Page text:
Standing in my garden, camera in hand, I become aware of the diversity in just a few square yards. Leaving the plants to one side, as they remain a mystery to me, I feel relieved that my small patch is home to so many creatures.
After the hazels were coppiced and the branches chipped from the over-tall poplar we topped off we allowed the chippings to pile up or just cover the ground. The leaves from the red oak add to the carpet. Each step is a scrunch. I would never make a tracker. I become aware of the flies in all their varieties. I am looking for hoverflies and one cooperates. The others flee my lens. The breeze makes every shot tricky. Rarely a lull. Hence my position. Static. Alert. Hopeful. Frustrated. Then a surge of adrenaline. A damselfly. Red! Not what I normally see here. This is Large Red Damselfly, Pyrrhosoma nymphula. I become acutely aware of my shadow. I must let it sit and bask. Shade will cause it to move. Two or three times it shifts. I take a couple of distant record shots. I kneel. The under-carpet scrunches. I hold my breath. I raise my camera. I quietly press the shutter. I pivot as silently as I can. I edge closer. I press again. Gone.
Bees are everywhere. Never pausing. Nose in, body wriggle, reverse out. Next please. Large queens and tiny early bees. And nomad bees too. The ones I thought were small wasps. Oh no. Cleptoparasites. But today not one will let me take a single frame. They quarter the leaf litter and rotting wood like miniature harriers. They drop out of sight, emerge and dive under the foliage. Constantly moving. Gone.
From my position I can hear birds all around me. The blackcaps, the chiffchaffs, the rattle of a mistle thrush and if I walk a few paces to my left, the incessant demands of the nuthatch chicks. I watched the parents a day or so ago. They are returning to the nest every minute or so. Land, pause, in, feed, peek out. Clear. Away. Repeat.
The strong breezes have stopped the moths in their tracks. Nothing wants to fly in such conditions. The temperatures have risen but the moths need a calmer night to kick off the summer season. Will tonight be the night? Standing here I don’t really care. I am surrounded by bluebells and the garden is alive. Pyrrhosoma nymphula has made my day.
14 thoughts on “The garden of delights.”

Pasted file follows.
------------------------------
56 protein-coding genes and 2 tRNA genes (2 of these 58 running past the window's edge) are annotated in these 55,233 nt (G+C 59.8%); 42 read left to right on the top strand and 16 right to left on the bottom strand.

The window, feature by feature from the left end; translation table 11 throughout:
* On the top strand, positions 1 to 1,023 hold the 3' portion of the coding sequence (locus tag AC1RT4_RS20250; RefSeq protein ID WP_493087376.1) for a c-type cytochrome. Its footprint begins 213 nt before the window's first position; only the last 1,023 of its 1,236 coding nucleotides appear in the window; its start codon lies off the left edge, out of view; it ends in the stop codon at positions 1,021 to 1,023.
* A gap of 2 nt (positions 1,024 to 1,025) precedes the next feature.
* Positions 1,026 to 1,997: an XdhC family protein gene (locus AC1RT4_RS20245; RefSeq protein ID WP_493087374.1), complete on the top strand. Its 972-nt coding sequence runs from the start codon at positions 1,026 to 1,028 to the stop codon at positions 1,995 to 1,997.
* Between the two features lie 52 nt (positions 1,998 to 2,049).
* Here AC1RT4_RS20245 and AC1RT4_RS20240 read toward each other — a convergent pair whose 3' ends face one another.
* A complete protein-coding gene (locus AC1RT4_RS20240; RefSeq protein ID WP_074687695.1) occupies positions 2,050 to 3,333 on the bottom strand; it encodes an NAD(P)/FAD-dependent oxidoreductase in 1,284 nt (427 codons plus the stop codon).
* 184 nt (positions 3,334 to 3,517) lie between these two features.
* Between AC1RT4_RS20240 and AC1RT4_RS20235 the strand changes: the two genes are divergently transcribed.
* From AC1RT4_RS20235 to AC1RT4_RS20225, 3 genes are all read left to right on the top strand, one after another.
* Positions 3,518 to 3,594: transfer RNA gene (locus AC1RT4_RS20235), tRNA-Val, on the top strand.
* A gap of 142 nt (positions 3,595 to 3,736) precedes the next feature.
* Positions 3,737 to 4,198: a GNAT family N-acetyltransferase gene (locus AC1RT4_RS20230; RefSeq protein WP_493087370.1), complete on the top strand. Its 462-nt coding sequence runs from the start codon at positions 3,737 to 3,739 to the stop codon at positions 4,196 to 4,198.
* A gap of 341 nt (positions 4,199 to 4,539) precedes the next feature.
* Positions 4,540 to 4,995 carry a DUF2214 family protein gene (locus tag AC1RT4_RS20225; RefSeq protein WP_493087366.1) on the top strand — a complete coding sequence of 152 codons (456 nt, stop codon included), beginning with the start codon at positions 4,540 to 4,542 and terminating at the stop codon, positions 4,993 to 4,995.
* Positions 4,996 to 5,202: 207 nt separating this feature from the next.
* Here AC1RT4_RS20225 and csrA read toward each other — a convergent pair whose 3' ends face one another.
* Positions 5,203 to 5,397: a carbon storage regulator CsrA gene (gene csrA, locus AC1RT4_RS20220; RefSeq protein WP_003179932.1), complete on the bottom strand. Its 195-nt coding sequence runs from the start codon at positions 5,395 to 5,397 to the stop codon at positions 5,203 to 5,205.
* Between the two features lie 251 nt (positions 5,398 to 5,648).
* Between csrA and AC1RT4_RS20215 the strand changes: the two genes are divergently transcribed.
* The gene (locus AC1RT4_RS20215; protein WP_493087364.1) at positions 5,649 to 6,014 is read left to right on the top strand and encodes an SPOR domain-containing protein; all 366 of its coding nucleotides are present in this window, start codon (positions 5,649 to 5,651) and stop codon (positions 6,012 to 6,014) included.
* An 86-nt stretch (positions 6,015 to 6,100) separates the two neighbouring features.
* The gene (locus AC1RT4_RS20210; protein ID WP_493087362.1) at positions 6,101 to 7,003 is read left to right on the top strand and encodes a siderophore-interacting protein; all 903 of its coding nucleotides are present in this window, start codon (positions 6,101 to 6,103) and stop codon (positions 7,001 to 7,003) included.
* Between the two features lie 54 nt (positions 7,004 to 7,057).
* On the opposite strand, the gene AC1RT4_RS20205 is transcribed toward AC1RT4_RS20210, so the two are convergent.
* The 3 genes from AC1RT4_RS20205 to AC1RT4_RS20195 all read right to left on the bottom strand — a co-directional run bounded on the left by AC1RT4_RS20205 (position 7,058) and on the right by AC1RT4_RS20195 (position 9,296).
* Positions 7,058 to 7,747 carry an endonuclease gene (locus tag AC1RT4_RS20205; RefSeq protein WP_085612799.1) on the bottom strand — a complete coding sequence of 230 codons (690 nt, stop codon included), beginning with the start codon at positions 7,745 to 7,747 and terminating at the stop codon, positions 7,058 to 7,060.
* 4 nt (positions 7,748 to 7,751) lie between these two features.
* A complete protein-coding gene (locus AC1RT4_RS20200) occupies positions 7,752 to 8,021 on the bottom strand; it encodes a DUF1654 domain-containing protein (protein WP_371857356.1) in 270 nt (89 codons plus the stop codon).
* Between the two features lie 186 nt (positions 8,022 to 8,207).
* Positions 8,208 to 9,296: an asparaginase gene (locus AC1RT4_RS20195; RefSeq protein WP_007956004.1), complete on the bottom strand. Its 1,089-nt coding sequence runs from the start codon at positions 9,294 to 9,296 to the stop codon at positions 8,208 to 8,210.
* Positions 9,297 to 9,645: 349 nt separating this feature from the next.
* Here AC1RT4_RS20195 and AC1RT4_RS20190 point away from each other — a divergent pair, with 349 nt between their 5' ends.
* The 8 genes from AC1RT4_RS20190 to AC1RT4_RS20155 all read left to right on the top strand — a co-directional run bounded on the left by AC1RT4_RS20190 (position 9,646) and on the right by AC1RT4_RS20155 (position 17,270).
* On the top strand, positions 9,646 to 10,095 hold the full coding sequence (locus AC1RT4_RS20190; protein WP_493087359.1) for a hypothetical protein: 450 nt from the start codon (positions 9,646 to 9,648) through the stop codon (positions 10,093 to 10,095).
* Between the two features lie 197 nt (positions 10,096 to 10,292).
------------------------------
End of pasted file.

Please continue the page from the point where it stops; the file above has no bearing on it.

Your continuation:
We knew your garden is filled with wonder, but your prose has given it wings, Andrew. We haven’t quite seen the return of as many of our yard creatures but how nice to see that lovely large red damselfly.
This is the first time I am seeing ads at the end of your post.
Sorry about the ads Steve. It can’t be volume of views that drives it!
I know it happens on my blog also, Andrew. All we have to do to remedy that is to upgrade to the pay site. I can put up with an ad or two. 🙂
It’s so good to see you appear in the reader, somewhat like that shy, but beautiful damsel fly.
Oh I’ve always been very shy Yvonne 🙄
Welcome back, Andrew. Great red damsel-fly with spring bursting out at every step. Insects must be mating like mad all over Britain. At least something is happening.
Here in autumnal Australia we have a huge bright red flowering salvia bush growing opposite us. There are hundreds of bees feasting on the nectar. It’s party time for them.
Look after the bees Gerard and they’ll look after you.
I’m sorry only the damsel fly would play, but she is worth it and its great to hear of all the activity. Our rhododendrons, rosemary and the snowball tree are buzzing continuously.
What I wonder is a snowball tree! I must research it. Too chilly for photography today. 😑
Great to see you Andrew
Your description is beautiful
And the shots are also
Hope all is well
As Sheldon Always
Thanks Sheldon. It’s my natural tonic. All the best, Andrew
Back at you Andrew
The breeze is dropping so you can live in hope. My morning was spent astride the mower but was able to sit next to the pond in the afternoon to read the paper.
I read the FT in my snuggler. Shirley is looking after the patient.